Viewed by 469
Abstract
Renewable portfolio standards are targeting high levels of variable solar photovoltaics (PV) in electric distribution systems, which makes reliability more challenging to maintain for distribution system operators (DSOs). Distributed energy resources (DERs), including smart, connected appliances and PV inverters, represent responsive grid resources [...] Read more.
Renewable portfolio standards are targeting high levels of variable solar photovoltaics (PV) in electric distribution systems, which makes reliability more challenging to maintain for distribution system operators (DSOs). Distributed energy resources (DERs), including smart, connected appliances and PV inverters, represent responsive grid resources that can provide flexibility to support the DSO in actively managing their networks to facilitate reliability under extreme levels of solar PV. This flexibility can also be used to optimize system operations with respect to economic signals from wholesale energy and ancillary service markets. Here, we present a novel hierarchical scheme that actively controls behind-the-meter DERs to reliably manage each unbalanced distribution feeder and exploits the available flexibility to ensure reliable operation and economically optimizes the entire distribution network. Each layer of the scheme employs advanced optimization methods at different timescales to ensure that the system operates within both grid and device limits. The hierarchy is validated in a large-scale realistic simulation based on data from the industry. Simulation results show that coordination of flexibility improves both system reliability and economics, and enables greater penetration of solar PV. Discussion is also provided on the practical viability of the required communications and controls to implement the presented scheme within a large DSO. Full article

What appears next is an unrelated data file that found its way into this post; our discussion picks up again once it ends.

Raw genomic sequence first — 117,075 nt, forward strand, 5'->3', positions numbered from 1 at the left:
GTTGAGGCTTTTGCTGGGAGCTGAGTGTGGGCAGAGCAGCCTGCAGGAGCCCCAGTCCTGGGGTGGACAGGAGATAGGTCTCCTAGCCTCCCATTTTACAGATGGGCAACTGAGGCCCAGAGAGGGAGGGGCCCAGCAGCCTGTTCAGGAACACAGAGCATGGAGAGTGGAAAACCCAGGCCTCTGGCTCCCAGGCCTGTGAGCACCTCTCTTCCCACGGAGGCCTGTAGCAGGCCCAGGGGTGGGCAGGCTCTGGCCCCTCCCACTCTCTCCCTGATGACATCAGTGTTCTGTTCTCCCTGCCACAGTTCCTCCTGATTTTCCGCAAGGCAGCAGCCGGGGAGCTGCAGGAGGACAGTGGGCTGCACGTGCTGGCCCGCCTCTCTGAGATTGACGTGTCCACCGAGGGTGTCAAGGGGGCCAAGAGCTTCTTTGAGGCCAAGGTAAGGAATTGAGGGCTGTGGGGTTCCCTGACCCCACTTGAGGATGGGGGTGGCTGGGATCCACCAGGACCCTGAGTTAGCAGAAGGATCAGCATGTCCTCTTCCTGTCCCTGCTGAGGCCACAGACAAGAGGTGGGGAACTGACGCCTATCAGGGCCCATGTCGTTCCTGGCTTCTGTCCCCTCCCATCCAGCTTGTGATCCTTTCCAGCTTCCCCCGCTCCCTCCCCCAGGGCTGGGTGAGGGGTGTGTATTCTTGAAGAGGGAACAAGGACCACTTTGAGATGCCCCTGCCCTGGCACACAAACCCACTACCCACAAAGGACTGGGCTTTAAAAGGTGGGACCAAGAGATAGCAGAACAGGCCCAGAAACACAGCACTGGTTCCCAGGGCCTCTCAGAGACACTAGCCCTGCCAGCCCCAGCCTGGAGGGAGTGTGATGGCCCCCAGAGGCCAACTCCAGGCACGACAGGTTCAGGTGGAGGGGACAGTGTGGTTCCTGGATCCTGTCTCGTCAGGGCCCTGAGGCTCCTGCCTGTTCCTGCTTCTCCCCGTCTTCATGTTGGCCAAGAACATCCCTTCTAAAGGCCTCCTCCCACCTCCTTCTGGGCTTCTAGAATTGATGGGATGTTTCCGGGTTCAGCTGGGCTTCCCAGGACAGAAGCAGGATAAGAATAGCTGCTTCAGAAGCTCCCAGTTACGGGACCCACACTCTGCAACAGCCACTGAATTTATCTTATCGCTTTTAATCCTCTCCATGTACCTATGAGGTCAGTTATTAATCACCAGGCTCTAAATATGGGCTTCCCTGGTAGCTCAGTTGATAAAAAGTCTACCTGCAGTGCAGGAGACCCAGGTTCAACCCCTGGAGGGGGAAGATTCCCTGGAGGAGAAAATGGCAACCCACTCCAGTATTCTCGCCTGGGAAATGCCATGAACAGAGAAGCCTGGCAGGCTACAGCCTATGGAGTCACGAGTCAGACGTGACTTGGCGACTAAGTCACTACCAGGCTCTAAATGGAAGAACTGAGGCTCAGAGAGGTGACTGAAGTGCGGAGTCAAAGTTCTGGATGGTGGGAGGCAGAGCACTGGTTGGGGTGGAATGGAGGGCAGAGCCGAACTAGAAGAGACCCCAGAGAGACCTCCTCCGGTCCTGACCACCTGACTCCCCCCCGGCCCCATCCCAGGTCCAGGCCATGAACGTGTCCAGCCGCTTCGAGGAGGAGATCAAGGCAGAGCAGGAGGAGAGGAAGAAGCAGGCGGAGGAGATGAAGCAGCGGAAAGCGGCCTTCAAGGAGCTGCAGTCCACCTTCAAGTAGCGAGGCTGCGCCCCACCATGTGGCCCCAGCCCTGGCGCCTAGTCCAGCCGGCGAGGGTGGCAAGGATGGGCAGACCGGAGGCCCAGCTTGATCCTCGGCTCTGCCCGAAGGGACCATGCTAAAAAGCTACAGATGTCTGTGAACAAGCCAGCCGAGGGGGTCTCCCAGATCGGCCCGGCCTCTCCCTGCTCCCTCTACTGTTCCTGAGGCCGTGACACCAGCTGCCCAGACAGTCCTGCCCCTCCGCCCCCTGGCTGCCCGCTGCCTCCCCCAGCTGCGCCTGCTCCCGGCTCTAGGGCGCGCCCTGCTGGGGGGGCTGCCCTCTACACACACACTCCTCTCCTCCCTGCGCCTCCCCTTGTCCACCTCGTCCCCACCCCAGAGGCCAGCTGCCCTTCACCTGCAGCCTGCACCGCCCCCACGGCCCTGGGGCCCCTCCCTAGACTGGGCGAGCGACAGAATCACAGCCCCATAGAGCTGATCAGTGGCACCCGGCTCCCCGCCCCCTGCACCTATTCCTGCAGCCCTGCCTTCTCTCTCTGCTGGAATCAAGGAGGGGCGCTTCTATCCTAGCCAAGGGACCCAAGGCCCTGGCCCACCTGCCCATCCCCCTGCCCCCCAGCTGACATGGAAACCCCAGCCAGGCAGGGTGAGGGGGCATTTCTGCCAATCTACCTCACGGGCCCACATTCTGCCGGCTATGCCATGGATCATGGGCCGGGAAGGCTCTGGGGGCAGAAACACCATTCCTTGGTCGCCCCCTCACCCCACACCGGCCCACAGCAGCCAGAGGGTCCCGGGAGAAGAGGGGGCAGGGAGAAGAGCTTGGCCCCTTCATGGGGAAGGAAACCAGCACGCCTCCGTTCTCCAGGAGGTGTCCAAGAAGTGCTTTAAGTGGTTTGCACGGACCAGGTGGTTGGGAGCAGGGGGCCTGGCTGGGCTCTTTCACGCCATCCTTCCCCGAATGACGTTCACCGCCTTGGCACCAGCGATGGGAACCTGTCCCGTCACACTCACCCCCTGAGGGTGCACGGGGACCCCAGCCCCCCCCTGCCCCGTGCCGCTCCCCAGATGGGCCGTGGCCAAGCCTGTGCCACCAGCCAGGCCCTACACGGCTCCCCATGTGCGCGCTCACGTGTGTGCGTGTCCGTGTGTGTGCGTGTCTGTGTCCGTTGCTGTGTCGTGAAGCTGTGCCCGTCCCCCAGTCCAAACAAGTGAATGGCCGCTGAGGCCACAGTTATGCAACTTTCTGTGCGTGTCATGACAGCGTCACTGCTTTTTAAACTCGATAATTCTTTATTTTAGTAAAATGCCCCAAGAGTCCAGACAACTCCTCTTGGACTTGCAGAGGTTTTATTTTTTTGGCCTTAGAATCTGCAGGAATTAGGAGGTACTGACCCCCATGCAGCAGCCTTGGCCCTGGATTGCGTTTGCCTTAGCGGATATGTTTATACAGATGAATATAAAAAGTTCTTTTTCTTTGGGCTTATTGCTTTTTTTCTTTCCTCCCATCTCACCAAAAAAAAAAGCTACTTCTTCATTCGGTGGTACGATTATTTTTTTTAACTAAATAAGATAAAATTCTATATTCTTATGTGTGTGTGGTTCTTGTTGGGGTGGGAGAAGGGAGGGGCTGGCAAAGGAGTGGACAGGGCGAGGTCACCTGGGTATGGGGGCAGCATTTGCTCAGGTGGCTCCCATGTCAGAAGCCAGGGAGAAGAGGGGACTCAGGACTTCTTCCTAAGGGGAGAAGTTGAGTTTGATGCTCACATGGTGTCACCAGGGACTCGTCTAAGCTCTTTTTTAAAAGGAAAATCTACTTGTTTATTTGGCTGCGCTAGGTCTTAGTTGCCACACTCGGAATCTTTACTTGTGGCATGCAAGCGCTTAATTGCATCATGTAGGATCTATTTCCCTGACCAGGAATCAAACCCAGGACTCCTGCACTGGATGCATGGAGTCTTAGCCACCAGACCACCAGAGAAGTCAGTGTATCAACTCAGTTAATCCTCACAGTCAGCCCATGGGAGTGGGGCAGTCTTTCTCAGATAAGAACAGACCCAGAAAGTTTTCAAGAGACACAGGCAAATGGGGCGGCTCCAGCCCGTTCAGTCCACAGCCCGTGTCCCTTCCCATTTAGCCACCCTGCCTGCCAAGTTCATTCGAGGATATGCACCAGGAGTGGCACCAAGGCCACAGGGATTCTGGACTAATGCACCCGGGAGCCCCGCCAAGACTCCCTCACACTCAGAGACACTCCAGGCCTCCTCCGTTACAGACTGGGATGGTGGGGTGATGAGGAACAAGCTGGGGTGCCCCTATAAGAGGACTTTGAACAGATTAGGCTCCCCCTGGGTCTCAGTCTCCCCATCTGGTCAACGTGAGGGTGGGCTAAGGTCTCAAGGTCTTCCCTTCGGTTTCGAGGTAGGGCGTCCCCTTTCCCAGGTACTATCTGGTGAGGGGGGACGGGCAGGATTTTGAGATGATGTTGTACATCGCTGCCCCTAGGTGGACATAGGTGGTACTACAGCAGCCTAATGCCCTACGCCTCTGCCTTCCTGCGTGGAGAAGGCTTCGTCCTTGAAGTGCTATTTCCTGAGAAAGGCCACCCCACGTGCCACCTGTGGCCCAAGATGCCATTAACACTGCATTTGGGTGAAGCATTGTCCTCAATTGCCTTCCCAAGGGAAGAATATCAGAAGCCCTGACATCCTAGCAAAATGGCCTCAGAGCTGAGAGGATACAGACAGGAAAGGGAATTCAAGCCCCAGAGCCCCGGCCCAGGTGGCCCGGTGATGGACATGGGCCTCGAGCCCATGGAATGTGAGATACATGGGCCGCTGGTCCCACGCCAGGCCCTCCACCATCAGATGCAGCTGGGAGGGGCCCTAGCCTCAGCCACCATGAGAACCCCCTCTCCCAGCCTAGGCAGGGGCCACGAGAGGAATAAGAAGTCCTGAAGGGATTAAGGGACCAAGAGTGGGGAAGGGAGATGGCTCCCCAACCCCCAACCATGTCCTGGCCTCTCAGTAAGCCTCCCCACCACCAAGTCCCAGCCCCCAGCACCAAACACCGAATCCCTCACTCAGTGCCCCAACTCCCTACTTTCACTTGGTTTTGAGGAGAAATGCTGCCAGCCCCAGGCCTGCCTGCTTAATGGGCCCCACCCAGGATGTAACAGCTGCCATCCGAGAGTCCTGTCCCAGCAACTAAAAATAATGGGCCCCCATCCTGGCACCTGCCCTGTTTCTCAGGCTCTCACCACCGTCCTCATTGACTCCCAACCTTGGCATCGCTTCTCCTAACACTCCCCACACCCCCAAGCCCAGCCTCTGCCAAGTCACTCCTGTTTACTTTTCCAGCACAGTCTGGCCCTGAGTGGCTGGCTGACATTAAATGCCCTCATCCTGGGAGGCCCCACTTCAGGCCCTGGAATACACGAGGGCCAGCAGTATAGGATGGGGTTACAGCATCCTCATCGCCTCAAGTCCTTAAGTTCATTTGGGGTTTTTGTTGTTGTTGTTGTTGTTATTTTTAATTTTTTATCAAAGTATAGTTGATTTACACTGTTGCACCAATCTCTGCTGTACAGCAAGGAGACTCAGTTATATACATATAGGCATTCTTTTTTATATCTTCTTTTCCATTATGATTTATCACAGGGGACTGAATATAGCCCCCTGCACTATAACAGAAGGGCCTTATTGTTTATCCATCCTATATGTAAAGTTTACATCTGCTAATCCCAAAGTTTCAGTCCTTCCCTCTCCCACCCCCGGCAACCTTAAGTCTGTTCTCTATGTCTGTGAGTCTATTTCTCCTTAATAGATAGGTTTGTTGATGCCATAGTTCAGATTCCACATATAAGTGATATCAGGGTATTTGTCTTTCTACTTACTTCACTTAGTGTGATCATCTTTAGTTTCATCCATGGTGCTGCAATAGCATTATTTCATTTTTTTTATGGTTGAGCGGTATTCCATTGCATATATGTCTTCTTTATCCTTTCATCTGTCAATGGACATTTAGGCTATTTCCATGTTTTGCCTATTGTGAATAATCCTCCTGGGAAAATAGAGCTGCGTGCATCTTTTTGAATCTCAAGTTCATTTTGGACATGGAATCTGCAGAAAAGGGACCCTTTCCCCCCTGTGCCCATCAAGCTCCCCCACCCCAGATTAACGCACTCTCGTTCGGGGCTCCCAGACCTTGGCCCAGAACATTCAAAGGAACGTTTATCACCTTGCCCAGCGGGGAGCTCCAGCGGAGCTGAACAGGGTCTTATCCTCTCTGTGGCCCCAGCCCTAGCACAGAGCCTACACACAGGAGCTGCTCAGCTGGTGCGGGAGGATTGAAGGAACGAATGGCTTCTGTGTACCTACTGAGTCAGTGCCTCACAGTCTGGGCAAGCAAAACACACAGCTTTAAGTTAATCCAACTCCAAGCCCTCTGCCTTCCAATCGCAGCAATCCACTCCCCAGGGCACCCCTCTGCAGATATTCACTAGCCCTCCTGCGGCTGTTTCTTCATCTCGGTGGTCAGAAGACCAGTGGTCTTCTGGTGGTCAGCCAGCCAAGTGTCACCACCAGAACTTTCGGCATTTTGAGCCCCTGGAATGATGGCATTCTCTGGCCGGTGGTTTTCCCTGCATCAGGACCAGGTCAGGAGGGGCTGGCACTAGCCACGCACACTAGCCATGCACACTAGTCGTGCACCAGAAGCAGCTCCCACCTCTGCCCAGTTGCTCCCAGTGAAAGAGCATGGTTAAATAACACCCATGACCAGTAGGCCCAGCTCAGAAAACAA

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Open AccessArticle
Optimal Renewable Resource Allocation and Load Scheduling of Resilient Communities